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Five words with Old Avenue



From the first notes of "La La," the opening track on Old Avenue's new EP, Shade Trees, the Raleigh quartet's aim is clear: bright, breezy pop-rock best suited for a top-down ride on a sunny afternoon or a summer evening's block party. Inspiration from triple-A artists like John Mayer and Hootie and the Blowfish is apparent, though the band also cites influence from Bruno Mars, Sam Cooke and beach music. We spoke with vocalist/guitarist Mark Cloos, guitarist David Healy and bassist Cameron Conklin about the impact that those artists, an evolving lineup and its hometown environment had on this new record.


Mark Cloos: In the time frame we've been playing [five years], it's been an up-and-down experience because we've had members coming in and out. Being able to meet the people that we can, bringing them in and having the band as it is on Shade Trees really allows us to work as a team on stage and off. It started as a group of high school guys, but as you grow up, you realize there's a lot more going on in the business than just playing music.


David Healy: Playing live is such an organic thing where you only get one shot; it's make or break, which is cool because there's no going back and doing it over again. But then when you're recording and you have a chance to get it dialed in the way you want, it allows you to really hone in and bring out exactly the sound you're looking for, which I had never really done before.

Cameron Conklin: It was fun hanging out and laying down tracks, but after a while, I'd leave the studio absolutely hating the song [we recorded] that day. I'd hate it for like a week. But when we finally got to hear the end result, it was really all worth it.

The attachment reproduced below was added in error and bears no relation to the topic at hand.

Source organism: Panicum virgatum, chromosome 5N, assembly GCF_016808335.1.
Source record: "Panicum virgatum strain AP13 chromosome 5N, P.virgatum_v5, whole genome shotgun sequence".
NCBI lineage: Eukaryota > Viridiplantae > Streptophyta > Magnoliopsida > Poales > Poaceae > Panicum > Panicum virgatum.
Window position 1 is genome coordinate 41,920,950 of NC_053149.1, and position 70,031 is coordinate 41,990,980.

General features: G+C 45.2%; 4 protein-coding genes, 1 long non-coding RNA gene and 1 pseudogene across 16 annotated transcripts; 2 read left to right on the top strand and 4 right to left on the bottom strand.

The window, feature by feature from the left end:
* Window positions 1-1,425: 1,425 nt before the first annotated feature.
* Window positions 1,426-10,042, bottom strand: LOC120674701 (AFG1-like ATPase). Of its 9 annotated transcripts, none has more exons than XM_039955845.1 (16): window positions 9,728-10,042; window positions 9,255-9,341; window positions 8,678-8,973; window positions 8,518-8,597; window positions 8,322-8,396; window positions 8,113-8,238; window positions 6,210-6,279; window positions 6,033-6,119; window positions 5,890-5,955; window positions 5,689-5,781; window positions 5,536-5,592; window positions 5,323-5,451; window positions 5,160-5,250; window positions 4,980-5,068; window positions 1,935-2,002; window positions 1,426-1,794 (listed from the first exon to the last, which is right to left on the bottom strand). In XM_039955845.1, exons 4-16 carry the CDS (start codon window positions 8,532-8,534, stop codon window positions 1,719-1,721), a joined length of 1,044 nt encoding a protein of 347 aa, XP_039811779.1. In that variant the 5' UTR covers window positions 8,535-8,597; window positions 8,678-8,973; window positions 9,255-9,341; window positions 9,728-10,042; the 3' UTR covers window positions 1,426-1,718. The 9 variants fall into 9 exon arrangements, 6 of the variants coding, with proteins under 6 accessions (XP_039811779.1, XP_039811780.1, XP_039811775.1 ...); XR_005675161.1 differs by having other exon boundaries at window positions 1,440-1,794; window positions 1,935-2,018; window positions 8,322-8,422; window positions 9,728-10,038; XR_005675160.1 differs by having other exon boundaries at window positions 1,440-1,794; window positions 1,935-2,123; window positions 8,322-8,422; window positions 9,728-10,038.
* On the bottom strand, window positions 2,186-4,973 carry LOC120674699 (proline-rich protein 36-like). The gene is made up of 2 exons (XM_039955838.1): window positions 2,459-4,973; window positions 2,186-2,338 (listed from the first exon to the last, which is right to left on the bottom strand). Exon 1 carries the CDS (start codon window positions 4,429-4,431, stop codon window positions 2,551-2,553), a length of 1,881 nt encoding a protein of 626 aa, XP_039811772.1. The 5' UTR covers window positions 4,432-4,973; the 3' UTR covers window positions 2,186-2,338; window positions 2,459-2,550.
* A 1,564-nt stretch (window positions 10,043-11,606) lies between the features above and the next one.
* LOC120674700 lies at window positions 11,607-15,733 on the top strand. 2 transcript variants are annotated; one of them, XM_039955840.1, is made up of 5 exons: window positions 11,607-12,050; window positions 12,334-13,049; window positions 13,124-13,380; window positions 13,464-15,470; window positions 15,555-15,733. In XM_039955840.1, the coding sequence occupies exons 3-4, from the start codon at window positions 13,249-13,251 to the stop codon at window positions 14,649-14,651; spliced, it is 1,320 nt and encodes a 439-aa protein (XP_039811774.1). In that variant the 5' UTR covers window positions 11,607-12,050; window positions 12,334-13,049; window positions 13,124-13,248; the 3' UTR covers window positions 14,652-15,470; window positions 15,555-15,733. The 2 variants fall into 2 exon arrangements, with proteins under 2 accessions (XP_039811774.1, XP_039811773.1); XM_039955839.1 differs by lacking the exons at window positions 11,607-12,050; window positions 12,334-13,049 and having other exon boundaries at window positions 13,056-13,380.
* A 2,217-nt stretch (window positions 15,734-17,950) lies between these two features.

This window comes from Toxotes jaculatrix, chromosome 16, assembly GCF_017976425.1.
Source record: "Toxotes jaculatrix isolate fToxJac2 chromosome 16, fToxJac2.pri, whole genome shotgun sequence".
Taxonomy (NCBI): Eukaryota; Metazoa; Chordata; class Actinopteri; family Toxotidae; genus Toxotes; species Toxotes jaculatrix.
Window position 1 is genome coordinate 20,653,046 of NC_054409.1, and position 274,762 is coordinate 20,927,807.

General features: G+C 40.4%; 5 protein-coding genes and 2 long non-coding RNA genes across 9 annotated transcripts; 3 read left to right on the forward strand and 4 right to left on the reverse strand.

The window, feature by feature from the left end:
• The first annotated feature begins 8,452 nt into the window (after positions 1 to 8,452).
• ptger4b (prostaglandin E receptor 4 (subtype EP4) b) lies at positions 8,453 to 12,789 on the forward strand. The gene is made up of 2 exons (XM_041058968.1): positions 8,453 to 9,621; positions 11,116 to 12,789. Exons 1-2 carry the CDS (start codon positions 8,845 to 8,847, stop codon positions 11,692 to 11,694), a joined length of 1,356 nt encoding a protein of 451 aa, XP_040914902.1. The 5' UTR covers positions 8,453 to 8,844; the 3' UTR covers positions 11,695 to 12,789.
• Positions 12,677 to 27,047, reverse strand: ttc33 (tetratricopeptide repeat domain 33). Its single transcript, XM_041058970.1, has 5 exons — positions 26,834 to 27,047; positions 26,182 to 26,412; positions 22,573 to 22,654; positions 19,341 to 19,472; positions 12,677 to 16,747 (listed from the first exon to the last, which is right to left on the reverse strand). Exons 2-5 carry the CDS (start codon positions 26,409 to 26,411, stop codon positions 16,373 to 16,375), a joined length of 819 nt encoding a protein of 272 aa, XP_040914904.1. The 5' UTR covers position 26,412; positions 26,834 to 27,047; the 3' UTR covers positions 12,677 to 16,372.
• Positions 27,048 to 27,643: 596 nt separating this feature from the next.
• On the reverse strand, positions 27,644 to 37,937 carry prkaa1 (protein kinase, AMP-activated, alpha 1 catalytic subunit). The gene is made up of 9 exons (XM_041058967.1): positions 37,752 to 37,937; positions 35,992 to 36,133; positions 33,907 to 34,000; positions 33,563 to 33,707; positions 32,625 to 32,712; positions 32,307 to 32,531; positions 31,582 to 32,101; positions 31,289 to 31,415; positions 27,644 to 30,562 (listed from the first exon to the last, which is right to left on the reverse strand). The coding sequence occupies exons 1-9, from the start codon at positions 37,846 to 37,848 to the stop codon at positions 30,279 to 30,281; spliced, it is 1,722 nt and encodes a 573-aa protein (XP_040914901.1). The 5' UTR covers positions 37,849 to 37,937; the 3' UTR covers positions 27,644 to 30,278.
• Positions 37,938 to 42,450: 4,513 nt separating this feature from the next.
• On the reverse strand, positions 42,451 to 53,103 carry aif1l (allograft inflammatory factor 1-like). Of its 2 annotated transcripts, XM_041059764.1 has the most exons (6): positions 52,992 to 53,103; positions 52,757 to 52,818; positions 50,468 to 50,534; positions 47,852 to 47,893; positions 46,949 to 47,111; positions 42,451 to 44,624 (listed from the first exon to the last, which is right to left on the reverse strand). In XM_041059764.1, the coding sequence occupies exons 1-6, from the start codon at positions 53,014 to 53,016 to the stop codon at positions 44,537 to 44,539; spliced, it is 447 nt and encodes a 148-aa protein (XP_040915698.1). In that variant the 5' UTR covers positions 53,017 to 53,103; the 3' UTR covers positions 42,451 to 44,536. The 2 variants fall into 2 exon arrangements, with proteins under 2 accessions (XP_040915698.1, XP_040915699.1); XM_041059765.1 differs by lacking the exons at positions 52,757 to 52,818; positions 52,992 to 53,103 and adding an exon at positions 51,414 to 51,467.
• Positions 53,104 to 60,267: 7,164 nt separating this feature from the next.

MC: Back in the day, I used to listen to a lot of hip-hop. Then I went to a Dave Matthews concert and the day after, I picked up a guitar and started playing music. So Dave Matthews definitely got me into what I'm doing now.

DH: It's interesting to see how all of our influences combine to create the sound we have. Sean Steigerwald [drums], Cameron and I all kind of listen to the same stuff, but Mark listens to the broadest range of music.

MC: I can sit in my room and listen to Britney Spears then go back to Frank Sinatra and still have the same feelings about the music. I like how I can do that, which really seems strange, but I'll give love to Britney.


DH: I've always kind of associated playing with the guys in warmer times of the year, like summer until early autumn. I know it's kind of cliché, too, but Raleigh's the City of Oaks. I've always associated relaxing and chilling out underneath a tree with a summer memory. The easygoing nature of the EP seemed like it fit with the way you might feel if you were just sitting and hanging out beneath a tree. So I tried to link some sort of aesthetic to the feeling the music might evoke.


MC: It's definitely where things got going from the beginning of it. Most of us met at Cardinal Gibbons High School.

DH: It's where we're all from, and we play out in different areas a little bit but we end up coming back here and playing a good amount of shows. There's definitely been an outbreak of better venues and more events downtown and a better music scene.

MC: It's just sad because Raleigh has this great music scene and then they knock down The Brewery. What the fuck?

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